Embattled Hollywood star Alec Baldwin has just been slapped with a wrongful death lawsuit from the family of deceased cinematographer Halyna Hutchins.
Hutchins was shot and killed by Baldwin during the filming of his movie “Rust.”
The family’s attorney, Brian Panish, announced today that he filed a wrongful death suit in New Mexico against Baldwin and “others responsible for the safety on set and whose reckless behavior caused her senseless and tragic death.”
Panish alleges at least 15 industry standards were disregarded on the film set.
Baldwin is a producer of the movie and the trigger man in the shooting tragedy.
Panish made sure to let Baldwin know they were looking to him more than the others.
Panish said two of the industry standards violated on the set include that it was unnecessary for Baldwin to use a revolver to lineup the shot and that the armorer was not in the room when the actor received the weapon from the first assistant director.
Panish said: “Had they been followed, this never would have happened.
“There were many people culpable,” he said but before he named names he made sure everyone, especially Alec, knew Baldwin holds a greater share of liability because he was the one who shot her.
The other defendants include corporations tied to the production as well as producers Ryan Donnell Smith, Langley Cheney, Nathan Klingher, Ryan Winterstein, Anjul Nigam.
Supervising unit production manager Ryan Dennett-Smith; line producer Gabrielle Pickle.
Unit production manager Katherine Walters; armorer Hannah Gutierrez-Reed; props master Sarah Zachry.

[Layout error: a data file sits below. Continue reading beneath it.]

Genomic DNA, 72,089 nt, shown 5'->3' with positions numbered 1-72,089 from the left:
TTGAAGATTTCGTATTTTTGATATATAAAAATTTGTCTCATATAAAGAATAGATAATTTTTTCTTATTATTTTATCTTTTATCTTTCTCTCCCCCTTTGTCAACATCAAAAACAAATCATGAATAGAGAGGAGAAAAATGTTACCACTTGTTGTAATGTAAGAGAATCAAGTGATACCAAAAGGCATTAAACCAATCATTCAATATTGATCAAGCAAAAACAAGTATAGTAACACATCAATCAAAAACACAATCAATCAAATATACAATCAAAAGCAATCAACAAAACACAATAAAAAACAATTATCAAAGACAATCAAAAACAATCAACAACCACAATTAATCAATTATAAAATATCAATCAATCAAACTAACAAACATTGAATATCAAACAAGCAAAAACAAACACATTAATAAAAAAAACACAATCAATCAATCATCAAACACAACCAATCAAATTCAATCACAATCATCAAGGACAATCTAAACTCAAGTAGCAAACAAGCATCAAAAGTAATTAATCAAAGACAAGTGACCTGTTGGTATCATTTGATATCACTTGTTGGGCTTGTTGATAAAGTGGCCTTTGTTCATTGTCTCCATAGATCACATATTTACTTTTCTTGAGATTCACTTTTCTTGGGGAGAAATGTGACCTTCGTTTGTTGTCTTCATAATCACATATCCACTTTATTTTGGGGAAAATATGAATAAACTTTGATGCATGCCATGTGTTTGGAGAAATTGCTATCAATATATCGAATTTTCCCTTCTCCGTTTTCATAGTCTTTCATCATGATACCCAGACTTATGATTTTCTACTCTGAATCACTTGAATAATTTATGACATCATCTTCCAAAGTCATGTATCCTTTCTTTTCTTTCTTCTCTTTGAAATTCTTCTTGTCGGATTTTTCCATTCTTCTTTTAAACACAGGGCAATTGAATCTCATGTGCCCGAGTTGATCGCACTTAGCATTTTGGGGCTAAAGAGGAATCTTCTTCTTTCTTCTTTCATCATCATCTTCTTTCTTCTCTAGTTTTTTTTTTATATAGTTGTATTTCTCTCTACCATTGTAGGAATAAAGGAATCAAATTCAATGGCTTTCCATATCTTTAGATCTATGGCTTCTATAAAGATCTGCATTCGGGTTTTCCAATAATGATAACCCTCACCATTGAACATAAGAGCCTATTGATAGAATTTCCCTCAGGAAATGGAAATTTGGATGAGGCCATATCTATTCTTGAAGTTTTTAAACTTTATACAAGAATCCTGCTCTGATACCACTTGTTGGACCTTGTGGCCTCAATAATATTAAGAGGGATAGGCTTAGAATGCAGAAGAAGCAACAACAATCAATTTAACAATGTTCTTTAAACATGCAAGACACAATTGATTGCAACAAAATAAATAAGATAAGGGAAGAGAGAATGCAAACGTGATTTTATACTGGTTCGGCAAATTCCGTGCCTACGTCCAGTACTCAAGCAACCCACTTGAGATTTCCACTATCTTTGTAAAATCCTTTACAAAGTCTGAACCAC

Armorer assistant Seth Kenney; first assistant director David Halls; and executive producers Chris M. B. Sharp, Jennifer Lamb, Emily Salveson.
New Mexico based attorney Randi McGinn said she expects a quick trial because the state court system doesn’t delay.
She said: “We’re used to people coming in from out of town to play cowboys who don’t know how to use guns.
“You don’t hand somebody a gun until you give them safety training… No one should ever die with a real gun on a make-believe movie set.”
The Santa Fe County Sheriff’s Office has been investigating the incident, focusing on determining how a live round made it onto the set.
Search warrants have revealed that the armorer, Reed Gutierrez, loaded the Colt .45 with what she believed were dummy rounds.
She then gave the gun to Halls, the first assistant director, who proclaimed that it was a “cold gun,” while handing it to Baldwin.
Three other crew members have already filed suit: Mamie Mitchell, the script supervisor; Serge Svetnoy, the gaffer; and Cherlyn Schaefer, the key medic.
Reed Gutierrez has also sued Kenney, who supplied ammunition to the set, alleging that he mixed live and dummy ammunition. The production had a liability policy with a limit of $6 million.
In response to Mitchell’s suit, the producers — including Baldwin — have argued that the case should be thrown out because it involves a workplace accident, which should be handled through the state workers compensation system.